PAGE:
Suppose we decided that it was time to think outside the virtual CPE box, NFV-wise. The whole of NFV seems to have fixated on the vCPE story, so much so that it’s fair to ask whether there’s anything else for NFV to address, and if so what exactly would the other options look like.
vCPE has two aspects that make it a subset (perhaps a small one) of NFV overall. One is that it’s been focused on hosting in a general-purpose box that sits on the customer premises, outside the carrier cloud. The other is that it’s a single-tenant, single-service model. The first point means that unless NFV moves beyond vCPE, NFV can’t promote the carrier cloud overall. The second means that it’s very difficult to extend NFV to anything but business services, which limits bottom-line impact. If these are the limitations, then we should expect that “extended” NFV has to address both.
In theory, there’s nothing to prevent “vCPE” from being virtualized inside the carrier cloud, and many operators and vendors will hasten to say that even as they focus on premises-device-based implementations. The practical truth is that unless you have a fairly extensive edge-hosted carrier cloud in place, it would be difficult to find a good spot to put the vCPE VNFs other than on premises. You don’t want to pull traffic too far from the natural point of connection to add features like firewall and encryption, and any extensive new connection requirements would also increase operations complexity and cost.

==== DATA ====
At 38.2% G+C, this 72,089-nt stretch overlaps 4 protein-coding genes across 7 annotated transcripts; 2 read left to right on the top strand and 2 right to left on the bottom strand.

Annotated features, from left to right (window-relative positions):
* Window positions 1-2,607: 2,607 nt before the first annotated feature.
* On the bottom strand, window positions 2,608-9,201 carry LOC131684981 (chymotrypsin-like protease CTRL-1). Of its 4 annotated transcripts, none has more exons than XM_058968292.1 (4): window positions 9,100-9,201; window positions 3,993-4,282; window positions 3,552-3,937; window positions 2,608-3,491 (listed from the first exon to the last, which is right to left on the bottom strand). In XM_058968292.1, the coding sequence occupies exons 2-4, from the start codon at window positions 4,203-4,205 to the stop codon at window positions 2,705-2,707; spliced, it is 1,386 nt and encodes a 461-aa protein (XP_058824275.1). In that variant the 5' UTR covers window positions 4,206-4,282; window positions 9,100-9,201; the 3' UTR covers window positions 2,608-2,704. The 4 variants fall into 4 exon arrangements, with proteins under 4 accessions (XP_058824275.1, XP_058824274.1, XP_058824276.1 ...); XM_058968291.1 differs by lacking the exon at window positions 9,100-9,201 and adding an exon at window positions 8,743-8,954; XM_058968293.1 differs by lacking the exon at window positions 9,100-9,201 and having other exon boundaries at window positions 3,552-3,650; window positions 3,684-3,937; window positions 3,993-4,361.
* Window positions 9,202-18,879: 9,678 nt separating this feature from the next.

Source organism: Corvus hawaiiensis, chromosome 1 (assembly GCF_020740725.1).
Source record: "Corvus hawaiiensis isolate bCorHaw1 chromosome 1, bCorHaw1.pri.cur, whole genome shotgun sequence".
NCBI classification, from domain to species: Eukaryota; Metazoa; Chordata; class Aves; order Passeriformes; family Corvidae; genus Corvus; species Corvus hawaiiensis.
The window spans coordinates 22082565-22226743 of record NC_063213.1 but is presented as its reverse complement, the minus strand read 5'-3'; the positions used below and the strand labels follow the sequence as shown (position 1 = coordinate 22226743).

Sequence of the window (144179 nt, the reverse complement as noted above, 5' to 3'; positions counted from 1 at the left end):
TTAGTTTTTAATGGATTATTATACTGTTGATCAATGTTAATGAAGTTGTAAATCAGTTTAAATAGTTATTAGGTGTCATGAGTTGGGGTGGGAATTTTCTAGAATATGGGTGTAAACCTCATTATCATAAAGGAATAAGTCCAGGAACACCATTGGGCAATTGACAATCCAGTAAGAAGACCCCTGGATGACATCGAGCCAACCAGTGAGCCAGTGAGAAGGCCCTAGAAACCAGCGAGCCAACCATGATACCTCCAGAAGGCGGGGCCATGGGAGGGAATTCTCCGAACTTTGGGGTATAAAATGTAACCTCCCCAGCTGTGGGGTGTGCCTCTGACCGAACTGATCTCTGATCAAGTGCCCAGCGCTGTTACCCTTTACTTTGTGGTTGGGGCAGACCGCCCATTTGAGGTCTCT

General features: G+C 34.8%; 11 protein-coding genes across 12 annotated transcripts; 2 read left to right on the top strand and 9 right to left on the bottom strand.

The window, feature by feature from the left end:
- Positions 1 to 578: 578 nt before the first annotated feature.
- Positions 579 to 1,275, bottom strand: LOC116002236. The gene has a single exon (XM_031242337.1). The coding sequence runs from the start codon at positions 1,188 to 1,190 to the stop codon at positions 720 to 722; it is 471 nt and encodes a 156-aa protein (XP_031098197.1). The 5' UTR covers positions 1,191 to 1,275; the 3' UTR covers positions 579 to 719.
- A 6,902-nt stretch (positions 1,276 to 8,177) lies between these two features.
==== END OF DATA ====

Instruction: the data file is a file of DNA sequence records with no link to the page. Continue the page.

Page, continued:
There’s also an incremental-cost issue to address. A service has to be terminated in something, meaning that it has to offer a demarcation interface that users can consume, and whatever premises features are expected for the service. An example is consumer or even small-branch broadband; you need to terminate cable or FiOS, for example, and a WiFi router, which means that you probably have to cover most of the device cost with the baseline features. Adding in firewalls and other elements won’t add much, so removing them to the cloud won’t save much.
The “tenancy” question is even more fundamental. Obviously, something hosted on a customer’s premises isn’t likely to be multi-tenant, and it’s very possible that the focus on vCPE has inadvertently created an NFV fixation on single-tenant VNFs. That’s bad because the great majority of service provider opportunity is probably based on multi-tenant applications.
If you want to host a website, you don’t spin up an Internet to support it. In many cases you don’t even spin up a new server, because the hosting plan for most businesses uses shared-server technology. If you believe in wireless, do you believe that every customer gets their own IMS and EPC? Is 5G network slicing likely to be done on a slice-per-phone basis? IoT presumes shared sensors, virtual or real. Almost everything an OTT offers is multi-tenant, and the operators want to reap the service opportunities that OTTs now get almost exclusively. Might that demand multi-tenant thinking? Thus, might it demand multi-tenant NFV?
There are huge differences between a vCPE application and virtual IMS or EPC. The one that immediately comes to mind is that “deployment” is something that’s done once, not something done every time a contract is renewed. The fact is that multi-tenant VNFs would probably have to be deployed and managed as cloud components rather than through the traditional NFV MANO processes, for the simple reason that the VNFs would look like cloud components.